Temperature isn't a concern - the attic isn't an insulated area - so as long as your insulation itself is adequate, it doesn't matter how hot/cold the attic gets.

So basically - it's not really possible to over-ventilate your attic. More airflow = better. There's a minimum amount because less than that much ventilation is a bad thing, but there's not a max because more ventilation can't do any harm.

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I agree about moisture, and about more=better in summertime. But for an attic<=>room situation, heat exchange is proportional to the temperature difference regardless of the amount of insulation. For a 75 degree home, dropping the attic from 105 to 90 will cut the A/C load in half for that exchange. Whether or not that is significant depends on the design of the rest of the thermal envelope. –  mike Oct 4 '13 at 12:14
    
You control that by insulating the warm zone from the cold zone, not by reducing ventilation to the cold zone. –  The Evil Greebo Oct 4 '13 at 12:20
    
Insulation is an important factor, but so is the temperature difference. In the winter, unlike the summer, the most energy efficient amount of ventilation is the minimum required to control condensation. –  mike Oct 4 '13 at 12:29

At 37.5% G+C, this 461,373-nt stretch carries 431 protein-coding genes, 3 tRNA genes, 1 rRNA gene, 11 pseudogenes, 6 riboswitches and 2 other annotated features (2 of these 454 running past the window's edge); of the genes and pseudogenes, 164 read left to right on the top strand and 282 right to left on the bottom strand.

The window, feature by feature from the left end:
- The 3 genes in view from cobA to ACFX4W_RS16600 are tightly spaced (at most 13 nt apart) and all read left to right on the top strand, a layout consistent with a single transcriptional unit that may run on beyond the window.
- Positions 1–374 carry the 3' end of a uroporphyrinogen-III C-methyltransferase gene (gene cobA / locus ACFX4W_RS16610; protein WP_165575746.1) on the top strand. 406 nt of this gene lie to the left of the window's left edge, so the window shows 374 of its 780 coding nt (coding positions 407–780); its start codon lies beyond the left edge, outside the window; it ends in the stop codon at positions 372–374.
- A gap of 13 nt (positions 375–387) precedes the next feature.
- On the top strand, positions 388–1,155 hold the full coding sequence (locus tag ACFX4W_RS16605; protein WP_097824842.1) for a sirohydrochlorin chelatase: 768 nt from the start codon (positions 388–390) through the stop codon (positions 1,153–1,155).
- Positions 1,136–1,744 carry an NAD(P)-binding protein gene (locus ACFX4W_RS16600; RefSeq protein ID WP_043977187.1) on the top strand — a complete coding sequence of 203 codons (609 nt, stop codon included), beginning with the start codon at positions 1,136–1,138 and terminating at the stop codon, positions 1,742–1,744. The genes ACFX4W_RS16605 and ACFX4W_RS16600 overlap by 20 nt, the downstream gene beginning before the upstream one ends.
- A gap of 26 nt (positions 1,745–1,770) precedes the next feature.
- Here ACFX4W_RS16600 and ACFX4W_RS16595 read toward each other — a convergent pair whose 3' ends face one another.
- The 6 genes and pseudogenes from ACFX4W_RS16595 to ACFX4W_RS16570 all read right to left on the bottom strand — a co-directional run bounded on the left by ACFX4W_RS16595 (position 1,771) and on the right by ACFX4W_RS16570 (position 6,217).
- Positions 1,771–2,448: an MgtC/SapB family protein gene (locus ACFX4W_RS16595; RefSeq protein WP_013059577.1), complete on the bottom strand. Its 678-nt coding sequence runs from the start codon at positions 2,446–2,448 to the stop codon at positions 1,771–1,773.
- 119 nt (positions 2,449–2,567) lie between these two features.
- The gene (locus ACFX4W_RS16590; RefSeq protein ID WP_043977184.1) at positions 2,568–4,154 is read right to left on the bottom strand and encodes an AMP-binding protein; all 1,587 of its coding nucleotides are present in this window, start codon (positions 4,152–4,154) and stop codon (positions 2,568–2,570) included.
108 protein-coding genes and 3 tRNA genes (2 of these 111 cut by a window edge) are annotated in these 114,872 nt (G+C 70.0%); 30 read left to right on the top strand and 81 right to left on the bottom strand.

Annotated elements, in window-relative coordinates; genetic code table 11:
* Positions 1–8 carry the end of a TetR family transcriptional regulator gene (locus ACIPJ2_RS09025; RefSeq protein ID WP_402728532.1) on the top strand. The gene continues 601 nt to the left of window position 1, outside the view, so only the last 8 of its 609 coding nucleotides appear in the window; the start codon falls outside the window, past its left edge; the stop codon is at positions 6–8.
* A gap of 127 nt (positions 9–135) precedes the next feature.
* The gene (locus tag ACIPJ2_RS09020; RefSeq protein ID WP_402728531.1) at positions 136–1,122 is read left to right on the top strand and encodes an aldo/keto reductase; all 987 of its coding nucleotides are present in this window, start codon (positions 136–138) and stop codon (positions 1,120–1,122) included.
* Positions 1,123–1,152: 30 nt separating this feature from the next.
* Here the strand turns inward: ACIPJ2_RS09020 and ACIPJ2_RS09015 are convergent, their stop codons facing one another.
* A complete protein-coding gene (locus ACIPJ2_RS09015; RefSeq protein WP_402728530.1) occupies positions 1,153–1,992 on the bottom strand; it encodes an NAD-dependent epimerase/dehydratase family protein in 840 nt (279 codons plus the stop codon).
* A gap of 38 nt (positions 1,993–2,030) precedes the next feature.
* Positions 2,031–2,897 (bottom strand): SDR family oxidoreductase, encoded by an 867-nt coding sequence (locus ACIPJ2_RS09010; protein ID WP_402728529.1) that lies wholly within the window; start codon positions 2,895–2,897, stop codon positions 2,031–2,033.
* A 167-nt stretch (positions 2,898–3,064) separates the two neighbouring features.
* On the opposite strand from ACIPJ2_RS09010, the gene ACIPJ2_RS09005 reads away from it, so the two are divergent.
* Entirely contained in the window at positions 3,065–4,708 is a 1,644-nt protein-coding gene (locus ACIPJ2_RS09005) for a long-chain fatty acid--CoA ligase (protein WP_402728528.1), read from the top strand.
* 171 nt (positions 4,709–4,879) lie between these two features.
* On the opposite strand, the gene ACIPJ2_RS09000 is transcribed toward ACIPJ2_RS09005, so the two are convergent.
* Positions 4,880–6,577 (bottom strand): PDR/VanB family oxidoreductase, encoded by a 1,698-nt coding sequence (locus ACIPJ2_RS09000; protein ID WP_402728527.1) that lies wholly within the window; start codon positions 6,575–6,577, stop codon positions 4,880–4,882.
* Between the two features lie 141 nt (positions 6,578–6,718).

You lost me. The point of insulation is to remove the temperature difference factor. In the winter a well ventilated attic will have the same temperature and moisture level as the outside unless you have improper vapor seal between house and attic. –  The Evil Greebo Oct 4 '13 at 12:41
    
Even in theory, the temperature difference factor cannot be removed. It will always be there. Regardless of the amount of installed insulation, reducing the temperature difference will always reduce the heat exchange in direct proportion. –  mike Oct 4 '13 at 17:04
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With the solar-powered vent and two static vents being so close together, I wouldn't be surprised if the the solar-powered vent (because it's powered) is pulling most of it's air from the two static vents. You might be able to check this by using toilet tissue, feather, incense smoke or something to determine air-flow direction through the static vents while the solar-powered vent is running.

If the net effect is that air is being pulled in, then none of those vents are doing as much as they should to cool the attic. Some of the air through the soffit vents is being exhausted through the solar-power vent, to be sure, but the static vents aren't helping.

If I were going to make changes, I would consider the following, in order of preference...

  • Remove and seal up the two static vents. This alone would cause the solar-powered vent intake to come completely from the soffits and thus pull hot air out of the entire attic area underneath.